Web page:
The U.S. Department of Education’s waiver guidelines do not allow state education agencies to use the fairest type of growth model, but there is a way to get around that.
Financial aid spending by the federal government includes about $35 billion in Pell Grants, which provide students from low-income families up to $5,645 per year to defray college expenses.
The majority of teachers in these cities do not remain in the same district long enough to qualify for even a minimal pension, and only a very tiny fraction of teachers stay long enough to receive a pension that would be sufficient for a stable retirement.
Those who follow New York City schools have been witnessing a time-honored ritual — pro-testing school reformers have mightily overreached, inviting pushback that’s now poised to dismantle much of their useful handiwork.
If you want to understand why supporters of the Common Core are frustrated—OK, exasperated—by some of our opponents’ seemingly unlimited willingness to engage in dishonest debate, consider this latest episode.
As an advocate for struggling learners, I support the Common Core. Why? For these students, there’s nothing more effective than high expectations and accountability. The Common Core is tough love.
How can the government best incentivize and speed up the creation of “high impact” learning technologies?
Critics often accuse school reformers of “privatizing” public education. When for-profits enter the conversation, those same critics level more serious charges and often accuse those companies of having one motive: making money off of the backs of kids.
Will states and cities facing skyrocketing costs find a way to protect the retirement benefits that people have already earned while making changes to the way benefits are earned in the future?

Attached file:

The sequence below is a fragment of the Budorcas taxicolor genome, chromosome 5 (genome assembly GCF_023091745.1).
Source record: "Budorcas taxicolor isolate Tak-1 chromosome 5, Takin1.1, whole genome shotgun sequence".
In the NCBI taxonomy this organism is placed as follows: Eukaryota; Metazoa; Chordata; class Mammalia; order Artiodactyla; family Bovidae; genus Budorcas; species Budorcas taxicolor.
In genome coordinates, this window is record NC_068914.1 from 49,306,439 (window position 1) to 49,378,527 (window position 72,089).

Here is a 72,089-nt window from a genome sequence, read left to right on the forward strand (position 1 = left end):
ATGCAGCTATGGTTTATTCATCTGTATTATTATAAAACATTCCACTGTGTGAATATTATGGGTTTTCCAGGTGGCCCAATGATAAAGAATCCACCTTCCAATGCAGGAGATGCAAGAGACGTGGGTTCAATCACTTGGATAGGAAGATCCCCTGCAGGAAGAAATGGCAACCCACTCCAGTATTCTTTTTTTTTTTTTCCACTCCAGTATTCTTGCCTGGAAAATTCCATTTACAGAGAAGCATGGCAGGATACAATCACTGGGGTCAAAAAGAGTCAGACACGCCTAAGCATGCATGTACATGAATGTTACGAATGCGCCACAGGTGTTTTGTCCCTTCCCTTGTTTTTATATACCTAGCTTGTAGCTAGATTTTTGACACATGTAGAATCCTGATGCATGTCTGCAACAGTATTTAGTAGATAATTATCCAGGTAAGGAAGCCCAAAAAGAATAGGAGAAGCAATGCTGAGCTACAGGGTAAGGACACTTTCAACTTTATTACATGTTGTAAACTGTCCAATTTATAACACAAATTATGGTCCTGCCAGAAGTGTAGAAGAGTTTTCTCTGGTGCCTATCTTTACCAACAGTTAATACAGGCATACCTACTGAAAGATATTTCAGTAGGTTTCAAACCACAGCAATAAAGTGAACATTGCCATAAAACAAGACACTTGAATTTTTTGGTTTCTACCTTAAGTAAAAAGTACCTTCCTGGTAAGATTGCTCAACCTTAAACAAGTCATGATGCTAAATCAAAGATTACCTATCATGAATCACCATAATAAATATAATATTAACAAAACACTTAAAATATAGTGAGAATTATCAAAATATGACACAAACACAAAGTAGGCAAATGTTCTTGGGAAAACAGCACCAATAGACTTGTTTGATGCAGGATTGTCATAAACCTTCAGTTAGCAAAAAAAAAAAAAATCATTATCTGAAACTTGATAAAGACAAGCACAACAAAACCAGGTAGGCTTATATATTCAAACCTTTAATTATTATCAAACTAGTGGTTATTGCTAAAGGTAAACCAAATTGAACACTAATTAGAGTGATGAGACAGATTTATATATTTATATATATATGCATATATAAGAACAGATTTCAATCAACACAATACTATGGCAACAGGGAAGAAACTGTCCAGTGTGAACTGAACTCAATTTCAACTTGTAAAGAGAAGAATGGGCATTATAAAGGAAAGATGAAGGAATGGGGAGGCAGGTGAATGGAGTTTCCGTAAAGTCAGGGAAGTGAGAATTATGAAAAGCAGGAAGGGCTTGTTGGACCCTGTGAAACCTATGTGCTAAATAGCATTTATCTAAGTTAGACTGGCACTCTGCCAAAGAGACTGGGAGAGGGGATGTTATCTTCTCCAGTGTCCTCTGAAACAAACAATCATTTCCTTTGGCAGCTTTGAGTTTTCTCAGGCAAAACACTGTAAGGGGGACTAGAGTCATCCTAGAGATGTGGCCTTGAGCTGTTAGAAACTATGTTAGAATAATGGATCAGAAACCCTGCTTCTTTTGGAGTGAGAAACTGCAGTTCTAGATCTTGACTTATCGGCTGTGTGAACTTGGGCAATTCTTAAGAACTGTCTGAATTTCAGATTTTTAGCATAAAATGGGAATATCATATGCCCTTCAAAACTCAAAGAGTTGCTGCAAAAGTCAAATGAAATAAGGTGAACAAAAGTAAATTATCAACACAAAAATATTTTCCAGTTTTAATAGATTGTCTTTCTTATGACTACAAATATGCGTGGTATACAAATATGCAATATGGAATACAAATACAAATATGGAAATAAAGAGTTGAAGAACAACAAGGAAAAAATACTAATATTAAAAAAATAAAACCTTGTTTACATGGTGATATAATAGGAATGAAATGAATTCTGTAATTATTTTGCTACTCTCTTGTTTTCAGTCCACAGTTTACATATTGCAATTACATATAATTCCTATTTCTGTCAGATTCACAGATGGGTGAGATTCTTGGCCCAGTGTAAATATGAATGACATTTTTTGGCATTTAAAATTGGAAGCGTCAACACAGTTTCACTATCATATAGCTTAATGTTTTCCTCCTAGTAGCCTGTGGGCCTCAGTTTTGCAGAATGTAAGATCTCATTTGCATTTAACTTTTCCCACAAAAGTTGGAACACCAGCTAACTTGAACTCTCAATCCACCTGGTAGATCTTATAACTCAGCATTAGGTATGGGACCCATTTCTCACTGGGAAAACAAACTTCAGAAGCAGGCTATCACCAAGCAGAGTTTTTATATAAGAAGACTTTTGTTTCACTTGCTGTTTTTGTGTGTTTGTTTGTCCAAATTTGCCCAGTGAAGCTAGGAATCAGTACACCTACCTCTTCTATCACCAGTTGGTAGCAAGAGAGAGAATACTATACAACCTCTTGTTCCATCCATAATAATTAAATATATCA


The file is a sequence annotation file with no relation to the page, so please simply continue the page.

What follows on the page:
Private schools that accept voucher students struggle to make ends meet, but are strikingly mission focused, often with a crusader’s zeal to educate every child that comes through their door, bearing a voucher or not.
How can we capture the benefits of course choice while also protecting students from poor-quality course choice providers?
The U.S. Department of Education issued new guidance for the Public Charter Schools Program that will allow charters to use “weighted lotteries” without forfeiting their chance to receive federal start-up funds.
Most consequential decisions are made by district and state leaders, yet these leaders lack the infrastructure to learn quickly what’s working and what’s not.
Better policy alone won’t expand the public-school options available to rural kids. Charter advocates need to better understand rural communities—their strengths, challenges, hopes, and fears.
“Controlled choice”restricts families’ education options and imposes a top-down, government-run, social-engineering scheme based on somebody’s view of the value of racial and socioeconomic integration.
At some D.C. elementary schools, rather than settling into a healthy racial and socioeconomic balance, student populations are flipping from one extreme to the other, with fourth-grade classes dominated by minorities and preschool classes that are mostly white.
For thirty years, Don Hirsch has tried to persuade policymakers to undertake perhaps the one reform we’ve never tried: the widespread adoption of a coherent, sequential, content-rich curriculum. What might change the outcome over the next thirty years?
Empirically, pensions appear to have no effect on early- or mid-career teachers.
Are libraries repositioning themselves as learning centers that eventually might serve as schools of the future?
Have you noticed that the testing and accountability movement is in a bit of trouble?
Pension plans need to estimate how much money they’ll need in order to pay the benefits they’ve promised in the future. They also need to estimate how many employees will qualify for a benefit in the first place.
George Will’s column isn’t the real story here. It’s what the column represents: the quiet but growing and hardening principled opposition to Common Core.
I would be happy opposing state testing requirements for all schools (choice and traditional public) if those schools had some reasonable mechanism for accountability.
State testing makes choice schools look worse than they really are, and there’s no evidence that state testing requirements improve outcomes or ensure quality.